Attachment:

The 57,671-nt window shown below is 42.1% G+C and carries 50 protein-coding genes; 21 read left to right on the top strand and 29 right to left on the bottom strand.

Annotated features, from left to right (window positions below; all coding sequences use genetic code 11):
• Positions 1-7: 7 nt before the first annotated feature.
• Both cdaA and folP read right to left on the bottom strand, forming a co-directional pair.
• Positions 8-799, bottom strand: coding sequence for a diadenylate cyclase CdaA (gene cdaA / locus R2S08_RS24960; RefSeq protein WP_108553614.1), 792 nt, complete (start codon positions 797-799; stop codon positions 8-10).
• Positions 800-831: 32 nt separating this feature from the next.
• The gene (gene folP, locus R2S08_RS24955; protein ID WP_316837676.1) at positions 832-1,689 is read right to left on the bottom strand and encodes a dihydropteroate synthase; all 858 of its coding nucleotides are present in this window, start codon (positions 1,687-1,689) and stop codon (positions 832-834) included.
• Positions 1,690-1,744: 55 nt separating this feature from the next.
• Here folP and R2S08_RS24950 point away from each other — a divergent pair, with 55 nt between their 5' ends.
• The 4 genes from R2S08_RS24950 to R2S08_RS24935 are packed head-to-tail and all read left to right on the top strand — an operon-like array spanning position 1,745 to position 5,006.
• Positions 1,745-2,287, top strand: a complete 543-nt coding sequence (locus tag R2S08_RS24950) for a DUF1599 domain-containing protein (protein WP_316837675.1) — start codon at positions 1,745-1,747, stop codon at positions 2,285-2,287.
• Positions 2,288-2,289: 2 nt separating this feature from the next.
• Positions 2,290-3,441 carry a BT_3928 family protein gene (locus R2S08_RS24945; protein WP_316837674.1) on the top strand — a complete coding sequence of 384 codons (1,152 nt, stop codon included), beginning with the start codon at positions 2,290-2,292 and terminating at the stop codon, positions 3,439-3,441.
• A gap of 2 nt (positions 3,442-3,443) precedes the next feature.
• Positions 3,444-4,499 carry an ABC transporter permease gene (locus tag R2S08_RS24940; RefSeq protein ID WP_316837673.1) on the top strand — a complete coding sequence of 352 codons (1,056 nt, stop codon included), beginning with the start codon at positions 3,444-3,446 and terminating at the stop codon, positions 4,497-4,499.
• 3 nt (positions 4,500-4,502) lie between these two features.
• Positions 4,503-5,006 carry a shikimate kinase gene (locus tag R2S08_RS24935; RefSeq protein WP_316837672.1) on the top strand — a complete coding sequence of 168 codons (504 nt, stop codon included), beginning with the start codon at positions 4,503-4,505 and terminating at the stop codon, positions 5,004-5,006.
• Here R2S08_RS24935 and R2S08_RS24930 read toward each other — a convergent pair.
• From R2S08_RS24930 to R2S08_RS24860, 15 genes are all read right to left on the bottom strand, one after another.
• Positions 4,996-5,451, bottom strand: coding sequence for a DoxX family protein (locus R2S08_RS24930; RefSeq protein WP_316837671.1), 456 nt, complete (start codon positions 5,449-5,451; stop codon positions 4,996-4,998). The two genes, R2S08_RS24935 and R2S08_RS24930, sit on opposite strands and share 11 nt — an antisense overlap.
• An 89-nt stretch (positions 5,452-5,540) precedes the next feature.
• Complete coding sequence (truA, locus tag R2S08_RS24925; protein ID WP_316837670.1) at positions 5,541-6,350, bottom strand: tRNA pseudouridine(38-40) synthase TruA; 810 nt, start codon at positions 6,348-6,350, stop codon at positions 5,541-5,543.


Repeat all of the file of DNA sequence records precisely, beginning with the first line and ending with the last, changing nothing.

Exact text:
The 57,671-nt window shown below is 42.1% G+C and carries 50 protein-coding genes; 21 read left to right on the top strand and 29 right to left on the bottom strand.

Annotated features, from left to right (window positions below; all coding sequences use genetic code 11):
• Positions 1-7: 7 nt before the first annotated feature.
• Both cdaA and folP read right to left on the bottom strand, forming a co-directional pair.
• Positions 8-799, bottom strand: coding sequence for a diadenylate cyclase CdaA (gene cdaA / locus R2S08_RS24960; RefSeq protein WP_108553614.1), 792 nt, complete (start codon positions 797-799; stop codon positions 8-10).
• Positions 800-831: 32 nt separating this feature from the next.
• The gene (gene folP, locus R2S08_RS24955; protein ID WP_316837676.1) at positions 832-1,689 is read right to left on the bottom strand and encodes a dihydropteroate synthase; all 858 of its coding nucleotides are present in this window, start codon (positions 1,687-1,689) and stop codon (positions 832-834) included.
• Positions 1,690-1,744: 55 nt separating this feature from the next.
• Here folP and R2S08_RS24950 point away from each other — a divergent pair, with 55 nt between their 5' ends.
• The 4 genes from R2S08_RS24950 to R2S08_RS24935 are packed head-to-tail and all read left to right on the top strand — an operon-like array spanning position 1,745 to position 5,006.
• Positions 1,745-2,287, top strand: a complete 543-nt coding sequence (locus tag R2S08_RS24950) for a DUF1599 domain-containing protein (protein WP_316837675.1) — start codon at positions 1,745-1,747, stop codon at positions 2,285-2,287.
• Positions 2,288-2,289: 2 nt separating this feature from the next.
• Positions 2,290-3,441 carry a BT_3928 family protein gene (locus R2S08_RS24945; protein WP_316837674.1) on the top strand — a complete coding sequence of 384 codons (1,152 nt, stop codon included), beginning with the start codon at positions 2,290-2,292 and terminating at the stop codon, positions 3,439-3,441.
• A gap of 2 nt (positions 3,442-3,443) precedes the next feature.
• Positions 3,444-4,499 carry an ABC transporter permease gene (locus tag R2S08_RS24940; RefSeq protein ID WP_316837673.1) on the top strand — a complete coding sequence of 352 codons (1,056 nt, stop codon included), beginning with the start codon at positions 3,444-3,446 and terminating at the stop codon, positions 4,497-4,499.
• 3 nt (positions 4,500-4,502) lie between these two features.
• Positions 4,503-5,006 carry a shikimate kinase gene (locus tag R2S08_RS24935; RefSeq protein WP_316837672.1) on the top strand — a complete coding sequence of 168 codons (504 nt, stop codon included), beginning with the start codon at positions 4,503-4,505 and terminating at the stop codon, positions 5,004-5,006.
• Here R2S08_RS24935 and R2S08_RS24930 read toward each other — a convergent pair.
• From R2S08_RS24930 to R2S08_RS24860, 15 genes are all read right to left on the bottom strand, one after another.
• Positions 4,996-5,451, bottom strand: coding sequence for a DoxX family protein (locus R2S08_RS24930; RefSeq protein WP_316837671.1), 456 nt, complete (start codon positions 5,449-5,451; stop codon positions 4,996-4,998). The two genes, R2S08_RS24935 and R2S08_RS24930, sit on opposite strands and share 11 nt — an antisense overlap.
• An 89-nt stretch (positions 5,452-5,540) precedes the next feature.
• Complete coding sequence (truA, locus tag R2S08_RS24925; protein ID WP_316837670.1) at positions 5,541-6,350, bottom strand: tRNA pseudouridine(38-40) synthase TruA; 810 nt, start codon at positions 6,348-6,350, stop codon at positions 5,541-5,543.